Herman Affel (1893-1972), Lloyd Espenschied (1889-1986)  Coaxial cable
     While at AT&T Bell Telephone Laboratories in 1929, Affel and Espenschied
 invented coaxial cable. The cable advanced long distance telephone service,
 making it possible to carry thousands of simultaneous phone calls on long
 distance circuits.
     Karl Bosch (1884-1940), Fritz Haber (1868-1934)  Ammonia production
     The Haber-Bosch process has remained unchanged since the early 1900s, and
 is used today to manufacture thousands of tons of ammonia used worldwide in
 the production of fertilizer.
     Willard Boyle (1924- ), George Smith (1930-)  Charge-coupled device
     The charge-coupled device (CCD) was key to advancing digital imaging
 technology, and can be found in most imaging devices including digital
 cameras, scanners and satellite surveillance.
     Vinton Cerf (1943- ), Robert Kahn (1938- )  Internet Protocol (TCP/IP)
     Cerf and Kahn created the Internet Protocol (TCP/IP) that allows the
 widespread use of the Internet. Cerf and Kahn are often referred to as the
 "fathers of the Internet."
     Robert Gore (1937- )  ePTFE
     Gore invented a new form of polytetrafluoroethylene (ePTFE) widely known
 by the GORE-TEX(R) brand name. Valued by outdoor enthusiasts, GORE-TEX(R)
 materials also have applications in medical, industrial, electrical and
 textile products.
     Richard Hoe (1812-1886)  Rotary printing press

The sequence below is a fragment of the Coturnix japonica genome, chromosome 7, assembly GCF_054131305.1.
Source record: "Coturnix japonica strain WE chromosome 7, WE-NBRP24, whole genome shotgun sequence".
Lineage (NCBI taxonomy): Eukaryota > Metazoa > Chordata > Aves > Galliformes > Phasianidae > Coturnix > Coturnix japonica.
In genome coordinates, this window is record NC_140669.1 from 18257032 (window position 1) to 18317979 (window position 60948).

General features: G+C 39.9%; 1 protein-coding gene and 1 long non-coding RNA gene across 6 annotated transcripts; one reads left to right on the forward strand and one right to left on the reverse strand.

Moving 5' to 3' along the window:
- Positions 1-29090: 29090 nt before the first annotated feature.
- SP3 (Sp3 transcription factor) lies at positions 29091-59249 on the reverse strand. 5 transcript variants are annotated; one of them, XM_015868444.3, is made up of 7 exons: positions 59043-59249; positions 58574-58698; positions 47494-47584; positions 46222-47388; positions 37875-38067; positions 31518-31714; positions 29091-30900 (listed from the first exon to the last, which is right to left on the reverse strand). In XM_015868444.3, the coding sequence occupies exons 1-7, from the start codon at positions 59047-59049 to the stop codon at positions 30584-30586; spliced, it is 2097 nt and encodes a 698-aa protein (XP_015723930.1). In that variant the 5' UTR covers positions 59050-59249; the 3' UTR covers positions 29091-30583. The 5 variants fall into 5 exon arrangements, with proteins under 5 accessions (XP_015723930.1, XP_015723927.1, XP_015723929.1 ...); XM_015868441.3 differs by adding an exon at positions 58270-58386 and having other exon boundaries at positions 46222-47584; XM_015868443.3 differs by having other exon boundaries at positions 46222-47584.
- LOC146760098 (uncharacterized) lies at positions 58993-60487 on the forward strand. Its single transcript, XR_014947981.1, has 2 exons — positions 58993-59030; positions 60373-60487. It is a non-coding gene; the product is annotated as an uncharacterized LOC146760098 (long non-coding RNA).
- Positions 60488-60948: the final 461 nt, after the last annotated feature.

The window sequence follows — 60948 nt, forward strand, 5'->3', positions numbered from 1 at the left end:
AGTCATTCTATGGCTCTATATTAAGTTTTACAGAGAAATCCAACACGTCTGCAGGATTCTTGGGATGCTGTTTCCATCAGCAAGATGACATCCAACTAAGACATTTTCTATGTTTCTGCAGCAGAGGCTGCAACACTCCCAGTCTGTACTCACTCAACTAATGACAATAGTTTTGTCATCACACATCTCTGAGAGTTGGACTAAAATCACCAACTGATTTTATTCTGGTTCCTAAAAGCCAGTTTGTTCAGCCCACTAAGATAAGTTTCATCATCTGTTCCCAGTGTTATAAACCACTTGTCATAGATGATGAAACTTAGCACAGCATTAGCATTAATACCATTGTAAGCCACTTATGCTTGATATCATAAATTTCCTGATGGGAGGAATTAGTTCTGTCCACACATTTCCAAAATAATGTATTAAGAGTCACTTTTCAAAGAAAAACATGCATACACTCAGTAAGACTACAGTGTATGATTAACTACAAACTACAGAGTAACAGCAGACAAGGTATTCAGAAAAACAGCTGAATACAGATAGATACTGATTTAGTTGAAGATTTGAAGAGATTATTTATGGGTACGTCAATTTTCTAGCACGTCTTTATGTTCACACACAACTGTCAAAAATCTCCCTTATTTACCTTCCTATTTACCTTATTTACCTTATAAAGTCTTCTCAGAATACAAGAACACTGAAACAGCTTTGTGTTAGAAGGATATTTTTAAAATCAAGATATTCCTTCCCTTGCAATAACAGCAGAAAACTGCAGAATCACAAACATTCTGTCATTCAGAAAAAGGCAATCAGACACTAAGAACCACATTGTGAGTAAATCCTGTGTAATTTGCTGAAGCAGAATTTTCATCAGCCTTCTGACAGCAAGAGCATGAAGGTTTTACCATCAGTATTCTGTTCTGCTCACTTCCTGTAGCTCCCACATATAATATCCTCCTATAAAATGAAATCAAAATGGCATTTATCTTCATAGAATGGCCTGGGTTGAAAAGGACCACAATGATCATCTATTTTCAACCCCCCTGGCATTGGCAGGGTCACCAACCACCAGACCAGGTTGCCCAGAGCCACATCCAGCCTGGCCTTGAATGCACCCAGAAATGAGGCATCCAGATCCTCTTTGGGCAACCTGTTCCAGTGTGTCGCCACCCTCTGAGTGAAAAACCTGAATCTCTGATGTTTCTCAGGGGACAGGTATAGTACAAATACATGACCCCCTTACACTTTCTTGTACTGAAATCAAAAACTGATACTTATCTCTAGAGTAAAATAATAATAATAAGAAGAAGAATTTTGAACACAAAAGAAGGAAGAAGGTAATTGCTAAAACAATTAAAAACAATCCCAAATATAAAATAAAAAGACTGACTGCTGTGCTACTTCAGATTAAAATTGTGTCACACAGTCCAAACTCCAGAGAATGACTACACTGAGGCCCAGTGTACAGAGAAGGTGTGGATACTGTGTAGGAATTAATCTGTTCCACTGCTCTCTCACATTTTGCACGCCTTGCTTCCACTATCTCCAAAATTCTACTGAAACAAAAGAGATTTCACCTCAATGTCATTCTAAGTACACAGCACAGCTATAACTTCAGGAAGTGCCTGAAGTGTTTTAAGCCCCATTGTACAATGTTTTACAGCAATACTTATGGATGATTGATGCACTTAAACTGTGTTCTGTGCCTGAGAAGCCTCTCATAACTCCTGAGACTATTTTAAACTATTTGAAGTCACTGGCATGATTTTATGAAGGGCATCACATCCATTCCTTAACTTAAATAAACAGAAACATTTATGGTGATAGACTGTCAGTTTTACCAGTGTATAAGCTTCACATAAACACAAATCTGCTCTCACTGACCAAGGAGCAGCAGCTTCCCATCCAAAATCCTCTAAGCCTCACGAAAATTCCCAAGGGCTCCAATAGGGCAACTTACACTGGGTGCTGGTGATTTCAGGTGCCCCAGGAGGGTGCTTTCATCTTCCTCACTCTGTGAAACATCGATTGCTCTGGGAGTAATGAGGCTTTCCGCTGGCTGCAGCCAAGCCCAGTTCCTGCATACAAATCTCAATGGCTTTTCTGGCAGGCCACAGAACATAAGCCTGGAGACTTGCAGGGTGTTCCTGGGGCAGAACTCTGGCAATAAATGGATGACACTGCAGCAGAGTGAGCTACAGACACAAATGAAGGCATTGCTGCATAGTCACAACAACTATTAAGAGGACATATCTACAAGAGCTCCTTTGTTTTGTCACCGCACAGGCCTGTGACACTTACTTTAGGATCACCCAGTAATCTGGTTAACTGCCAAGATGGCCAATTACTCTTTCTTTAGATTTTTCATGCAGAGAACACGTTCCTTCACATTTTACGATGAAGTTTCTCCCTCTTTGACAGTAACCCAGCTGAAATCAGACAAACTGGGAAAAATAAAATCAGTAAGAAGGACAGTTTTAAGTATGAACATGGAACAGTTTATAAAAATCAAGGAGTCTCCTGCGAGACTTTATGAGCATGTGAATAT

Hoe's advanced printing press technology allowed for the development of
 the first mass media, and revolutionized newspaper printing.
     Benjamin Holt (1849-1920)  Track-type tractor
     Holt ushered in the modern era of mechanized farming with his invention,
 the first track-type tractor known as the "Caterpillar." The tractor went on
 to be applied not just to agriculture, but also earthmoving and military
     Ali Javan (1926- )  Helium-neon laser
     The helium-neon laser is the most useful, practical and profitable type of
 laser in use today. It made holography practical, is used in UPC code checkout
 scanners and is critical for a wide range of construction, medical and
 monitoring technologies.
     Robert Langer (1948- )  Controlled Drug Delivery
     Langer revolutionized biomedical technology through the development of a
 controlled drug delivery system. He also pioneered a variety of remotely
 controlled drug delivery systems that vary the amount of drug released through
 electric impulse, ultrasound and magnetic fields.
     Julio Palmaz (1945- )  Intravascular Stent
     The Palmaz(R) Stent was the first commercially successful intravascular